This is a prospective cohort study based on the Chongqing University Cancer Hospital tumor database platform, which collected all patients with lymphoma newly diagnosed in the hospital since 2013. We selected patients admitted from January 1, 2013 to December 31, 2018, and prospectively collected demographics (sex, age at diagnosis, ethnic, medical insurance), clinical characteristics (Ann Arbor Stage, pathological type, and B symptoms), treatment methods (surgery, radiotherapy, chemotherapy, targeted therapy, and immunotherapy), laboratory indicators (LDH, β2-microglobulin, platelet, lymphocyte, albumin/globulin ratio, C-reactive protein), and follow-up information. Both radiotherapy and conservative treatment of traditional Chinese medicine were excluded from the data collection process because there were fewer data, much missing and difficult to analyze.

Inclusion and exclusion criteria

The inclusion criteria of this study were as follows: (1) age ≥ 18 years; (2) a record of at least one time of hospitalization; (3) with a new diagnosis of lymphoma by pathology (according to ICD-O-3 oncology codes); (4) no history of other types of malignancy; (5) major clinical treatment was completed at the hospital; (6) primary indicators and follow-up data were available. We excluded patients died within 48 h after admission or without any valid follow-up records. The flowchart of the study is provided in Fig. 1. The present study was performed according to the guidelines of the Declaration of Helsinki and was approved by the Ethics Committee of The Chongqing University Cancer Hospital. Written informed consent was obtained from all subjects.

Fig. 1
figure 1

Flow diagram of study design

Laboratory tests

Blood samples were drawn from the antecubital vein and stored in vacuum tubes containing EDTA (Ethylene Diamine Tetraacetic Acid), and all the blood tests were done at the laboratory of the Chongqing University Cancer Hospital. The serum prognostic markers under investigation were LDH, β2-microglobulin, platelet count, lymphocyte count, albumin/globulin ratio, and C-reactive protein (CRP). According to the kit manufacturer, the upper normal limits of serum LDH, β2-microglobulin, platelet count, and CRP were 245U/L, 2.5 mg/L,300*109/L, and 10 mg/L, respectively.

Outcomes and follow-up

The primary outcome was the probability of 1-year,3-year, and 5-year OS. We defined OS as the time from the first diagnosis to death, loss to follow-up, or the last follow-up. All subjects were followed up every 3–6 months for the first 2 years of diagnosis, and then annually thereafter until death. The study was censored on April 2022, and the follow-up period was in months. The median survival time of patients in this study was 86.70 months (95% CI: 73.17–88.94). We used a combination of active and passive follow-up to obtain patient survival outcomes. Active follow-up collected patient prognostic data via the phone. Passive follow-up tracked the prognosis of patients by matching their recent outpatient or inpatient information in the hospital information system.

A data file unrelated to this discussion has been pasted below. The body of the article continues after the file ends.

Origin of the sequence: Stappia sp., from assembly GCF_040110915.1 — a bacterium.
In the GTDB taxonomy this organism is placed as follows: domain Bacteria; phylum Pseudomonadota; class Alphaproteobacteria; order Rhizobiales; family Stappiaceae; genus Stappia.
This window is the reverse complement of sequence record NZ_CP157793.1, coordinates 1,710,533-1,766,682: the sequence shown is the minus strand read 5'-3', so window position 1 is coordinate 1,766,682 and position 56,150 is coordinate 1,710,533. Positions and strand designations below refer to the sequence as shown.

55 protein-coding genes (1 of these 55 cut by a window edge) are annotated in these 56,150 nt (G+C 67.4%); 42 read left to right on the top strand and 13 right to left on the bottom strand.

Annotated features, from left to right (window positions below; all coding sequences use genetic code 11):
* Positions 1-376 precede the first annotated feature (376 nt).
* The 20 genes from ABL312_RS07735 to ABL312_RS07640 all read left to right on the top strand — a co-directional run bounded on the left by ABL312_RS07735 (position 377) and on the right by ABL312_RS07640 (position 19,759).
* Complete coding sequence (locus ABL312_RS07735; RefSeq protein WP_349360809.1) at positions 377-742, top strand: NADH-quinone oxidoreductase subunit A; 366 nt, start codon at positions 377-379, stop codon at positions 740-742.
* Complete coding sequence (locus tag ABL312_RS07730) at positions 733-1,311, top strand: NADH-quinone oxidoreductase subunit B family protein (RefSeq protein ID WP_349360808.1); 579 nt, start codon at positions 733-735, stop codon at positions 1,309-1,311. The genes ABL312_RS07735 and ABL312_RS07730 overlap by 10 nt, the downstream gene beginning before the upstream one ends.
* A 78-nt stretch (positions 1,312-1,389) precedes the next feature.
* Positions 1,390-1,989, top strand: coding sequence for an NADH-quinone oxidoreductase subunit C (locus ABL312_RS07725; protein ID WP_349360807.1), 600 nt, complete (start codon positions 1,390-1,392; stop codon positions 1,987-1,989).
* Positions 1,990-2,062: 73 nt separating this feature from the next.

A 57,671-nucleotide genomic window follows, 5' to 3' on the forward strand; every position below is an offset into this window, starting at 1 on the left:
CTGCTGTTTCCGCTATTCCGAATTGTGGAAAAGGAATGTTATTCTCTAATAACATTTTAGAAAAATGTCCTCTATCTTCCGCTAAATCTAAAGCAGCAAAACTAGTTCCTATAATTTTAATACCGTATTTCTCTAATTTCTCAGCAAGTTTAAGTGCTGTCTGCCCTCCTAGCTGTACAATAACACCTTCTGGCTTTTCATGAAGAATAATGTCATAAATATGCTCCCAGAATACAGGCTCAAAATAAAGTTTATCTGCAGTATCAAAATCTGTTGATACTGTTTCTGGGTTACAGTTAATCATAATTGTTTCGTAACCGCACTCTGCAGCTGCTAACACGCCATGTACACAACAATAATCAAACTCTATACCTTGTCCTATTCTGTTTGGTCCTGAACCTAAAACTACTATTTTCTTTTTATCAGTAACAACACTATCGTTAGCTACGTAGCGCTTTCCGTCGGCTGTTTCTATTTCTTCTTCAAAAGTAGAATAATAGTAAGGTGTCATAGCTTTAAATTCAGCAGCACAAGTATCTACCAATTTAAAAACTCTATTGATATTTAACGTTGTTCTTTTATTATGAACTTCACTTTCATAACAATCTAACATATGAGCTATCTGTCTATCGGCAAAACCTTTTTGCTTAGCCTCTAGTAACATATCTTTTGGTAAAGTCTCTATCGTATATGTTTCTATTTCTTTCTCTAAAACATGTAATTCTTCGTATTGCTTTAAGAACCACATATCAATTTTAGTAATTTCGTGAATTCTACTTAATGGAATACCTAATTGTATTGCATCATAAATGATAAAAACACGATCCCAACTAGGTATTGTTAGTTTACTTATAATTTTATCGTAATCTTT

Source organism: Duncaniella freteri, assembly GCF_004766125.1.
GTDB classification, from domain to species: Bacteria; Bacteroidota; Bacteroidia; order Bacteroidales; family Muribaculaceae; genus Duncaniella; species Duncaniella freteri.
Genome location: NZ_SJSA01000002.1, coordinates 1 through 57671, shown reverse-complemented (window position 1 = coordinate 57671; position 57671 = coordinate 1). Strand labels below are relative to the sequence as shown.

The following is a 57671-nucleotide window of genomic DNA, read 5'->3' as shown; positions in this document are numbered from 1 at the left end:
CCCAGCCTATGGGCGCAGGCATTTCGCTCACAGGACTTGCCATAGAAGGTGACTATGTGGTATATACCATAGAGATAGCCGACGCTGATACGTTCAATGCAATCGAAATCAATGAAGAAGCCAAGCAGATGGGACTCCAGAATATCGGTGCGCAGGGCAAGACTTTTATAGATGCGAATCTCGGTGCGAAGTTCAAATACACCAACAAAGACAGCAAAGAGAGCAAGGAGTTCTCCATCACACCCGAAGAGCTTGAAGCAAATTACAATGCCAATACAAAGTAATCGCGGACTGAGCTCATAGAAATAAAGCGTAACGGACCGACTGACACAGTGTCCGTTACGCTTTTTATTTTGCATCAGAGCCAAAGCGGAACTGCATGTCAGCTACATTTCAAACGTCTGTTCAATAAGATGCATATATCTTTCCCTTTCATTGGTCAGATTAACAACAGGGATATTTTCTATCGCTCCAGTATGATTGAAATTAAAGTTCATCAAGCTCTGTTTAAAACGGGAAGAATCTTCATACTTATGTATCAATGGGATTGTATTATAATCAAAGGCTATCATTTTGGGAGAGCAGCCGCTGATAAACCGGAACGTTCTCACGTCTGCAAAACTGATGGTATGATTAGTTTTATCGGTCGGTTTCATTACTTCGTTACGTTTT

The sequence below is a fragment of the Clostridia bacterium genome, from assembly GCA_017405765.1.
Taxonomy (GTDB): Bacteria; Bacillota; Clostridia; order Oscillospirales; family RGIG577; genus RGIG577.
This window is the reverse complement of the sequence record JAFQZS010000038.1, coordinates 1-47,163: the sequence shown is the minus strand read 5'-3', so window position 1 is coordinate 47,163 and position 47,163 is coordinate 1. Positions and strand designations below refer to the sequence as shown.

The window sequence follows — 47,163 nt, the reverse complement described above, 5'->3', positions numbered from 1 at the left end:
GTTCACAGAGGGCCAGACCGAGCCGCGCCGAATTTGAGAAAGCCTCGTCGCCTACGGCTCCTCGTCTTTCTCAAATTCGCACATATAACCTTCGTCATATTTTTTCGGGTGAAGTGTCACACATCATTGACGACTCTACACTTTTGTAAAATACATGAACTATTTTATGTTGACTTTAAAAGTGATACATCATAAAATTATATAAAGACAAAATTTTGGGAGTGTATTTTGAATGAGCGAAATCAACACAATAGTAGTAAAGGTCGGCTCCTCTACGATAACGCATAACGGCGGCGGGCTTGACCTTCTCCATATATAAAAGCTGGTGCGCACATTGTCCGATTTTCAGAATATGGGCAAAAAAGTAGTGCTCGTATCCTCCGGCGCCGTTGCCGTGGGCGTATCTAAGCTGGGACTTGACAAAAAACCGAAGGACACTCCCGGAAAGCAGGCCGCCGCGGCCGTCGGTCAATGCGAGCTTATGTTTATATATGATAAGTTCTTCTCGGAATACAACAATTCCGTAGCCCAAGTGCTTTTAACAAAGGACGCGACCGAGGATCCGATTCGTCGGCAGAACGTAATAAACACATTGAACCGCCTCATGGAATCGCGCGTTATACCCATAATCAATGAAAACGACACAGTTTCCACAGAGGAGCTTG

Construction and validation of clinical prediction model

Nomogram is an integrative graphical calculation or algorithm that incorporates biological and clinical variables, which is the most widely used to predict individual prognosis in clinical investigations currently [8, 9]. It has become an important instrument for clinical decision-making and risk stratification in oncology [10]. The present study constructed and validated a nomogram to predict OS of lymphoma patients.

We used the data to develop and validate a clinical model to evaluate the prognosis of lymphoma patients. We randomly divided the patients into two cohorts, the training cohort and validation cohorts, which included 70% and 30% of all patients, respectively. Variable selection of the training cohort was firstly performed by the LASSO Cox regression model. Dummies were created for categorical variables. Cross-validation was used to confirm suitable tuning parameters (λ) for LASSO regression, and the most significant variables were finally selected by LASSO. Then these features were used for multiple Cox proportional hazard analysis to confirm the significant predictors of OS along with hazard ratios (HRs) and corresponding 95% confidence intervals (CIs) in the training cohort. Based on the results of the Cox regression model, a nomogram was established for predicting the probability of 1-, 3-, and 5-year OS. The nomogram performance for predicting survival outcomes was further evaluated with discrimination and calibration in the validation cohort. The calibration curve was drawn to evaluate the prediction accuracy and discrimination ability of the model, and the ROC curve was drawn to verify the generalization ability of the model. The NRI and IDI of the nomogram were also calculated and used to evaluate the degree of improvement in accuracy and predictive ability compared with those of the model of the Ann Arbor Stage system [11]. Furthermore, the DCA was carried out to evaluate the potential clinical value of prediction models [12]. Nomograms were subjected to 1,000 bootstraps resamples for validation in the training cohort and validation cohort, respectively.